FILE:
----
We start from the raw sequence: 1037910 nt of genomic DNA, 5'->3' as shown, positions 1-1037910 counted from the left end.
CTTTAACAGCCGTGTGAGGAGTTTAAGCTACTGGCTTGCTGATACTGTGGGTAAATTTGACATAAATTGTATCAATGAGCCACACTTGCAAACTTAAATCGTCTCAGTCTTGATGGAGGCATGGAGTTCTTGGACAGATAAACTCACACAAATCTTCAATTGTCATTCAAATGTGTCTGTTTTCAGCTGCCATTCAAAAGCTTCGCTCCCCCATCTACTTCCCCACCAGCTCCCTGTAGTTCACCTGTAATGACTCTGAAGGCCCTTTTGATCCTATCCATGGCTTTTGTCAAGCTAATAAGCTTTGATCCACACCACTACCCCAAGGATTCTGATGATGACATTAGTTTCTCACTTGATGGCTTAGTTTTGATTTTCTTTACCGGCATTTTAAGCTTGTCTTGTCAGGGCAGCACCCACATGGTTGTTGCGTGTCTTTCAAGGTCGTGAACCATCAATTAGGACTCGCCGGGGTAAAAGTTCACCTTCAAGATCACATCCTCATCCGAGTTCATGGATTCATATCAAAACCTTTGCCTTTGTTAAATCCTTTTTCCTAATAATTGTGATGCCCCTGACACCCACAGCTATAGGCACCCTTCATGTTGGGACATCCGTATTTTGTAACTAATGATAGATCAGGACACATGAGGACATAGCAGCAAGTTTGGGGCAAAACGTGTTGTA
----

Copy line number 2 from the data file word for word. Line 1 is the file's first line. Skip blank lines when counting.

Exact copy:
CTTTAACAGCCGTGTGAGGAGTTTAAGCTACTGGCTTGCTGATACTGTGGGTAAATTTGACATAAATTGTATCAATGAGCCACACTTGCAAACTTAAATCGTCTCAGTCTTGATGGAGGCATGGAGTTCTTGGACAGATAAACTCACACAAATCTTCAATTGTCATTCAAATGTGTCTGTTTTCAGCTGCCATTCAAAAGCTTCGCTCCCCCATCTACTTCCCCACCAGCTCCCTGTAGTTCACCTGTAATGACTCTGAAGGCCCTTTTGATCCTATCCATGGCTTTTGTCAAGCTAATAAGCTTTGATCCACACCACTACCCCAAGGATTCTGATGATGACATTAGTTTCTCACTTGATGGCTTAGTTTTGATTTTCTTTACCGGCATTTTAAGCTTGTCTTGTCAGGGCAGCACCCACATGGTTGTTGCGTGTCTTTCAAGGTCGTGAACCATCAATTAGGACTCGCCGGGGTAAAAGTTCACCTTCAAGATCACATCCTCATCCGAGTTCATGGATTCATATCAAAACCTTTGCCTTTGTTAAATCCTTTTTCCTAATAATTGTGATGCCCCTGACACCCACAGCTATAGGCACCCTTCATGTTGGGACATCCGTATTTTGTAACTAATGATAGATCAGGACACATGAGGACATAGCAGCAAGTTTGGGGCAAAACGTGTTGTA